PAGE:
After a review of the conversions from fractions to decimals and an overview of investment terms and principles, students should discuss guidelines for investing their profits in the stock market. The class can be divided into teams of two, and each team receives the profit from the sale of the cottage to invest over an eight-week period. Their initial assignment should be to survey peers, parents, and neighbors about wise investment opportunities.

Each team is required to buy two blue-chip stocks and two stocks from NASDAQ. Students keep track of their investments weekly with the Stock Market Activity Sheet.

At the end of four weeks, give teams the opportunity to sell unsatisfactory stock and reinvest their money. Students will probably begin to follow the market daily and make conjectures about why stock values rose and fell. Students may memorize decimal conversions and use calculators almost exclusively to determine the total value of their stock.

At the end of eight weeks, students should calculate their profits and losses and submit their activity sheets. The teams can be graded on the following criteria:

• completion of worksheets
• efforts to show work clearly in well-organized steps
• accuracy of calculations
• cooperation and focus during work periods

The following are two examples of student work from this project.

Reference

Smith, David B. "A Thematic Mathematics Project for Grade 7." Mathematics Teaching in the Middle School, Volume 5, Number 1 (September 2000): pp. 12-18.
• Drafting tools (T-square, drawing board, right triangles, compass)
• Graph paper
• Tag board
• Stock Market Activity Sheet
• Newspapers or other sources for information about stock market prices and local real estate values
none

Teacher Reflection

• Did any students show difficulty mastering basic drawing and measuring skills? If so, what did you do to overcome those difficulties?
• Did the project hold the students' interest throughout its duration? To what do you attribute the success if the project did hold the students' interest? If you feel the students were bored with the project, what could you have done differently?
• Did you involve members of the community, such as real estate agents, contractors, etc.? How did your students interact with these professionals? Is there anything you could have done to improve the interactions?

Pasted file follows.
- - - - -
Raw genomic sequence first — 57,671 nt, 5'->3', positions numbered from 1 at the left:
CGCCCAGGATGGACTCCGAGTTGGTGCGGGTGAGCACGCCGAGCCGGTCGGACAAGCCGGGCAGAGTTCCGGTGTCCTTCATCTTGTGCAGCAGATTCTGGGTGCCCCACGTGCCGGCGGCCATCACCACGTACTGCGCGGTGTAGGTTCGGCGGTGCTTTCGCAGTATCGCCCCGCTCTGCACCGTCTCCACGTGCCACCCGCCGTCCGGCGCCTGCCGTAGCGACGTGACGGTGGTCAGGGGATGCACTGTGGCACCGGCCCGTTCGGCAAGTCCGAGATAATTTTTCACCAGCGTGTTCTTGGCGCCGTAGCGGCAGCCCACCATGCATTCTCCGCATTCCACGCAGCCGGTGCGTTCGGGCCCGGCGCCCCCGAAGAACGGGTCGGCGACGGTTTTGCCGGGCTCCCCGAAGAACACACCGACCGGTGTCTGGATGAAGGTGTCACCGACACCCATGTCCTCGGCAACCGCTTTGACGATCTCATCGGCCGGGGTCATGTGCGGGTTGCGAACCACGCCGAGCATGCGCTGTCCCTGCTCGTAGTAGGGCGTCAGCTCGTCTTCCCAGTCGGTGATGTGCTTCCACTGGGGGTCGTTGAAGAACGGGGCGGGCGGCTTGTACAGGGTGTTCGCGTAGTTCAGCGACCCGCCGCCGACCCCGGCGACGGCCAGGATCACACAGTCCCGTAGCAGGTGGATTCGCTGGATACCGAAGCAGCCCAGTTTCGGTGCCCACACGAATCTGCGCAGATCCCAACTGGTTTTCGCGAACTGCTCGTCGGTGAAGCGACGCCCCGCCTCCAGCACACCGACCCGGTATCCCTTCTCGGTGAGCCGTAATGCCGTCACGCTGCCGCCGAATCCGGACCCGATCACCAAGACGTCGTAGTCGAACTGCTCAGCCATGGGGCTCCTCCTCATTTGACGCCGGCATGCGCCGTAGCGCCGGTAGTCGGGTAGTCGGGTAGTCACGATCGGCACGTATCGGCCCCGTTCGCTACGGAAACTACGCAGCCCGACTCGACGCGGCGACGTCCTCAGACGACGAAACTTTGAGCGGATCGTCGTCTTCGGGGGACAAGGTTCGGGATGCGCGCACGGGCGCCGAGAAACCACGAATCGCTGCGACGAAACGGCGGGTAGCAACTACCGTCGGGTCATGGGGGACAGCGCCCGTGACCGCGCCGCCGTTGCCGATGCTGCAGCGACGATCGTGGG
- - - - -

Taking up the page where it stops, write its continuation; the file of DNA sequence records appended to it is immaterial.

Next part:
Learning Objectives

Students will:

• Work flexibly with fractions, decimals, and percents to solve problems.
• Solve problems involving scale factors.
• Recognize and generate equivalent forms for simple algebraic expressions and solve linear equations.
• Recognize and apply mathematics in contexts outside mathematics.

NCTM Standards and Expectations

• Explore relationships between symbolic expressions and graphs of lines, paying particular attention to the meaning of intercept and slope.
• Use symbolic algebra to represent situations and to solve problems, especially those that involve linear relationships.
• Recognize and generate equivalent forms for simple algebraic expressions and solve linear equations.

Common Core State Standards – Mathematics

• CCSS.Math.Content.6.EE.A.3
Apply the properties of operations to generate equivalent expressions. For example, apply the distributive property to the expression 3 (2 + x) to produce the equivalent expression 6 + 3x; apply the distributive property to the expression 24x + 18y to produce the equivalent expression 6 (4x + 3y); apply properties of operations to y + y + y to produce the equivalent expression 3y.

• CCSS.Math.Content.6.EE.A.4
Identify when two expressions are equivalent (i.e., when the two expressions name the same number regardless of which value is substituted into them). For example, the expressions y + y + y and 3y are equivalent because they name the same number regardless of which number y stands for.

• CCSS.Math.Content.7.NS.A.3
Solve real-world and mathematical problems involving the four operations with rational numbers.

• CCSS.Math.Content.7.EE.A.2
Understand that rewriting an expression in different forms in a problem context can shed light on the problem and how the quantities in it are related. For example, a + 0.05a = 1.05a means that ''increase by 5%'' is the same as ''multiply by 1.05.''

• CCSS.Math.Content.7.EE.B.3
Solve multi-step real-life and mathematical problems posed with positive and negative rational numbers in any form (whole numbers, fractions, and decimals), using tools strategically. Apply properties of operations to calculate with numbers in any form; convert between forms as appropriate; and assess the reasonableness of answers using mental computation and estimation strategies. For example: If a woman making $25 an hour gets a 10% raise, she will make an additional 1/10 of her salary an hour, or$2.50, for a new salary of \$27.50. If you want to place a towel bar 9 3/4 inches long in the center of a door that is 27 1/2 inches wide, you will need to place the bar about 9 inches from each edge; this estimate can be used as a check on the exact computation.

• CCSS.Math.Content.7.G.A.1
Solve problems involving scale drawings of geometric figures, including computing actual lengths and areas from a scale drawing and reproducing a scale drawing at a different scale.

• CCSS.Math.Content.6.NS.A.1
Interpret and compute quotients of fractions, and solve word problems involving division of fractions by fractions, e.g., by using visual fraction models and equations to represent the problem. For example, create a story context for (2/3) ÷ (3/4) and use a visual fraction model to show the quotient; use the relationship between multiplication and division to explain that (2/3) ÷ (3/4) = 8/9 because 3/4 of 8/9 is 2/3. (In general, (a/b) ÷ (c/d) = ad/bc.) How much chocolate will each person get if 3 people share 1/2 lb of chocolate equally? How many 3/4-cup servings are in 2/3 of a cup of yogurt? How wide is a rectangular strip of land with length 3/4 mi and area 1/2 square mi?

Common Core State Standards – Practice

• CCSS.Math.Practice.MP6
Attend to precision.